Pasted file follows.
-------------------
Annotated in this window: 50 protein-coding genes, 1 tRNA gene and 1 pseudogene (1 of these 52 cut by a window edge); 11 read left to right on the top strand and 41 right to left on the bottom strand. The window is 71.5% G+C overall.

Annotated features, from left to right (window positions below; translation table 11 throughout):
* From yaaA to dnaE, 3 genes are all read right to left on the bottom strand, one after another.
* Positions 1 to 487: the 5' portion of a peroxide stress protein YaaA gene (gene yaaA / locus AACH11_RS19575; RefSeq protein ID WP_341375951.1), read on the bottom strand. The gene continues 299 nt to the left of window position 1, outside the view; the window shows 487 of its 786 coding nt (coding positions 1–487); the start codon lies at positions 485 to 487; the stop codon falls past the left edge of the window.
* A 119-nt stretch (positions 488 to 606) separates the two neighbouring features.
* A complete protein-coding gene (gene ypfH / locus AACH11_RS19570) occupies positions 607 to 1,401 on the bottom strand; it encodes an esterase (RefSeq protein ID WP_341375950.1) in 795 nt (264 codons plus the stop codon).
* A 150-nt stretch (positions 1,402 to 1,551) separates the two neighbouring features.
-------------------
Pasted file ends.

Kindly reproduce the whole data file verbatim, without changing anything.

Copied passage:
Annotated in this window: 50 protein-coding genes, 1 tRNA gene and 1 pseudogene (1 of these 52 cut by a window edge); 11 read left to right on the top strand and 41 right to left on the bottom strand. The window is 71.5% G+C overall.

Annotated features, from left to right (window positions below; translation table 11 throughout):
* From yaaA to dnaE, 3 genes are all read right to left on the bottom strand, one after another.
* Positions 1 to 487: the 5' portion of a peroxide stress protein YaaA gene (gene yaaA / locus AACH11_RS19575; RefSeq protein ID WP_341375951.1), read on the bottom strand. The gene continues 299 nt to the left of window position 1, outside the view; the window shows 487 of its 786 coding nt (coding positions 1–487); the start codon lies at positions 485 to 487; the stop codon falls past the left edge of the window.
* A 119-nt stretch (positions 488 to 606) separates the two neighbouring features.
* A complete protein-coding gene (gene ypfH / locus AACH11_RS19570) occupies positions 607 to 1,401 on the bottom strand; it encodes an esterase (RefSeq protein ID WP_341375950.1) in 795 nt (264 codons plus the stop codon).
* A 150-nt stretch (positions 1,402 to 1,551) separates the two neighbouring features.